By the time he wrote those notes, I considered Wayne to be family. I know Wayne felt the same way…Once, during the San Diego Jazz Festival, I commandeered an empty venue with a piano to rehearse the “Rhythmakers” for a recording to be done immediately following the festival. We had been playing for just a few minutes when Wayne wandered in. Obviously he was out for a stroll, in search of coffee for when he walked in the room he was in street clothes — no band uniform or musician badge. He found a seat near the back of the room and settled in to listen. Vocalist Rebecca Kilgore looked up from her music, spotted Wayne and stammered, “Th-th-this is n-not open to the p-public!” Wayne replied, “It’s o.k. I’m family!”

wayne jones color

We had many wonderful “hangs” over the years, during festivals in St. Louis, San Diego and elsewhere. “Talking shop” was always fun, though Wayne had interesting opinions on all kinds of things besides drums and drumming! For instance, he was passionate about Elmore Leonard’s writing and frequently quoted lines of dialogue from Leonard novels when he wrote letters. During the past couple of years, I always enjoyed the phone calls with Wayne when we discussed the characters and plots of the television show “Justified” (which is based on Elmore Leonard characters).

Fortunately I had a couple of chances to visit Wayne at home while he was still able to talk and listen to music for extended periods of time. He had slowed down considerably, but still had a fantastic sense of humor and well-informed opinions concerning a variety of subjects — particularly the contemporary Traditional Jazz scene. The last visit was a lot of fun until his expression turned serious and he looked down at the ground and asked quietly, “You want my cymbal, Kid?” Wayne knew that his playing days were over, and he wanted to find an appropriate place for his “signature” cymbal. It was difficult to keep my composure, but I gratefully accepted “that” cymbal which livens up so many recordings by the Dogs, Jim Dapogny’s Chicago Jazz Band, the West End Jazz Band, Neo-Passe’ Jazz Band and more. The cymbal went to a good home, where it is respected, well-cared-for and used in special circumstances only. The first time I used it — with the Yerba Buena Stompers — John Gill, Leon Oakley and Tom Bartlett looked up immediately, recognizing the presence of an old friend on the bandstand.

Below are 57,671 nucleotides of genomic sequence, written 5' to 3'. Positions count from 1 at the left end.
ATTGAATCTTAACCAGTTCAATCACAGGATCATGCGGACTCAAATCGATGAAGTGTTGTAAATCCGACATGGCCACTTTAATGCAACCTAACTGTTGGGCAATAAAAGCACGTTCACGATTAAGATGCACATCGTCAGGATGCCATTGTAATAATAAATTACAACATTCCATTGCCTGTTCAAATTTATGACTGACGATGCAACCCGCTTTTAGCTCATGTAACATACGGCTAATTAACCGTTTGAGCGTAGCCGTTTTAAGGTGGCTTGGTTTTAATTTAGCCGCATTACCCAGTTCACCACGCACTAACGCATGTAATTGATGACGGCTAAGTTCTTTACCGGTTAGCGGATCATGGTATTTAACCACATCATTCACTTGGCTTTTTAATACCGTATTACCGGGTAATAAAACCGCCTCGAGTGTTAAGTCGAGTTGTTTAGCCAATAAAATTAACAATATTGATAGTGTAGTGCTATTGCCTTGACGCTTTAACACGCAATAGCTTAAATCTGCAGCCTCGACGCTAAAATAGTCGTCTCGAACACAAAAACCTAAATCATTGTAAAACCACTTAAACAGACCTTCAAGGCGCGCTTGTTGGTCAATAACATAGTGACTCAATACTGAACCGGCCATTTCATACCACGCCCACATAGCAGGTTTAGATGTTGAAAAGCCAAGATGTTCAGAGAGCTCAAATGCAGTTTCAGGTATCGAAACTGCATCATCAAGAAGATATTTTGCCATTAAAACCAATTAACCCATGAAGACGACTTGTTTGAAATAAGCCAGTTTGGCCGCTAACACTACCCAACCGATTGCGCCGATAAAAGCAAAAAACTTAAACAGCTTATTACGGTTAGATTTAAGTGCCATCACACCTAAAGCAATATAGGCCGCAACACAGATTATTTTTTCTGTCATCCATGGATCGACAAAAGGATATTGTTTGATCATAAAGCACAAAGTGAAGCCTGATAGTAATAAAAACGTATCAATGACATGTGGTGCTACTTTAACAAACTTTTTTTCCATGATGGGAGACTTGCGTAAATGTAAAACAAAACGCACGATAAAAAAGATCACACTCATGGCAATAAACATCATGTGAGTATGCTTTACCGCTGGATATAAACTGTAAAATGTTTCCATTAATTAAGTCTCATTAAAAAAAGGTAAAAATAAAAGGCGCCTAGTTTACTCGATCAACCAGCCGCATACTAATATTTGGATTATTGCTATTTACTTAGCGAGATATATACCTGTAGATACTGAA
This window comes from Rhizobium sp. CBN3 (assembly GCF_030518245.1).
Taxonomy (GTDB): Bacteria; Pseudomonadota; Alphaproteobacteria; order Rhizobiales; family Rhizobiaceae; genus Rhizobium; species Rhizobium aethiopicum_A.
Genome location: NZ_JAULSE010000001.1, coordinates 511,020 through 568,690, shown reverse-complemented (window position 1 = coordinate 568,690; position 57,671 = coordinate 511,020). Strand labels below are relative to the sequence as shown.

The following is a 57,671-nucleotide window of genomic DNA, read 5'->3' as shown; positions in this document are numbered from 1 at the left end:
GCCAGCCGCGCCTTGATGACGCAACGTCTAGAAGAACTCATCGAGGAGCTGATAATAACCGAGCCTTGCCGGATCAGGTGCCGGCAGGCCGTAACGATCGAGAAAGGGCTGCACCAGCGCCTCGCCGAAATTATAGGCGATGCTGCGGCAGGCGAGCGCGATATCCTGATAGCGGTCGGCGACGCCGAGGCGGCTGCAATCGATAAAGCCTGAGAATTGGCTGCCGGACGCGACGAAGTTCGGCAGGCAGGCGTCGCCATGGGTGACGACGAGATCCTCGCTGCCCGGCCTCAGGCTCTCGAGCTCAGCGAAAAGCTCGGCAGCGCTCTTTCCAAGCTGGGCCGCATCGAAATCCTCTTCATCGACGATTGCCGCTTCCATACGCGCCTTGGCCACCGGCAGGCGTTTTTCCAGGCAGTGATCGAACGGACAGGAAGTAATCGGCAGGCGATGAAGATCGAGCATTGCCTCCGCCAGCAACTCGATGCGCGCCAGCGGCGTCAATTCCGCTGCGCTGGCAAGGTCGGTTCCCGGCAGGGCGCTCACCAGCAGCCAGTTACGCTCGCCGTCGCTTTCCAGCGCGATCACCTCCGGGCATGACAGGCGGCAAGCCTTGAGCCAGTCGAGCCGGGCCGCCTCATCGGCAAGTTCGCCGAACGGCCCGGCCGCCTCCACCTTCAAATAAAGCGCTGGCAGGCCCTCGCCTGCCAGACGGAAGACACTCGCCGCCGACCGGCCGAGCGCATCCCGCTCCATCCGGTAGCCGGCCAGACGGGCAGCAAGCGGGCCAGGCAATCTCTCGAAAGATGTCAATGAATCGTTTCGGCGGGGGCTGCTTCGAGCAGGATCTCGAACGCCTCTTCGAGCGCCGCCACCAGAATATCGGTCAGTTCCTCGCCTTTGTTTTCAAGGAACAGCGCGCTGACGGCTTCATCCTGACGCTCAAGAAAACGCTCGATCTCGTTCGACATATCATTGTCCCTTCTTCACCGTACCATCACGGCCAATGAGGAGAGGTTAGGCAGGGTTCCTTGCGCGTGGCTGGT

On a recent phone call, Wayne had difficulty conversing on the phone. We got through the conversation — barely — and I wondered if that would be the last time we talked. Unfortunately, it was. When I called again, he had fallen and was headed for the hospital. He died peacefully in the early hours of May 30 and I never had a chance to tell my mentor “good-bye.” But fortunately I was able to convey how much he meant to me during a performance a few years ago. 

There are certain “Wayne licks” that have great appeal to drummers who studied his records and his live performances. (Drummers who have listened closely to Wayne, including John Gill, Chris Tyle, Steve Apple, and Kevin Dorn, will know what I mean). At a festival in the late ’90s, I was playing with Bob Schulz’s Frisco Jazz Band when Wayne came into the room and took a seat a few rows back from the stage, but directly in view of the drums. He scrutinized my playing with the usual poker face. I thought about the description of Baby Dodds seeing George Wettling in the audience one time and “talking” to George with the drums. So I deliberately played in Wayne’s style. Tom Bartlett wheeled around and grinned through his mouthpiece. Kim Cusack eyed me and gave a quick nod, as did Mike Walbridge. But, best of all, out in the audience Wayne looked up, set his jaw and slowly nodded his acknowledgement. I would not trade that moment for anything.

Farewell, Wayne. Friend, teacher, inspiration. You will never be forgotten and you will always be loved.

Hal Smith

May 31, 2013

A few words from JAZZ LIVES.  I’m happy that we can see and hear Wayne swing the band.  Here’s YOU TELL ME YOUR DREAM (I’LL TELL YOU MINE) by a 1996 edition of the Salty Dogs.  Although Wayne doesn’t solo, his sweetly urging time is always supporting the band, and the just-right accents and timbres behind the ensemble and soloists are masterful.  Catch the way Wayne ends off the tuba solo and rounds up the band for the final ensemble choruses.  The other players are Kim Cusack, clarinet; Bob Neighbor, cornet; Tom Bartlett, trombone; John Cooper, piano; Jack Kunci, banjo; Mike Walbridge, tuba: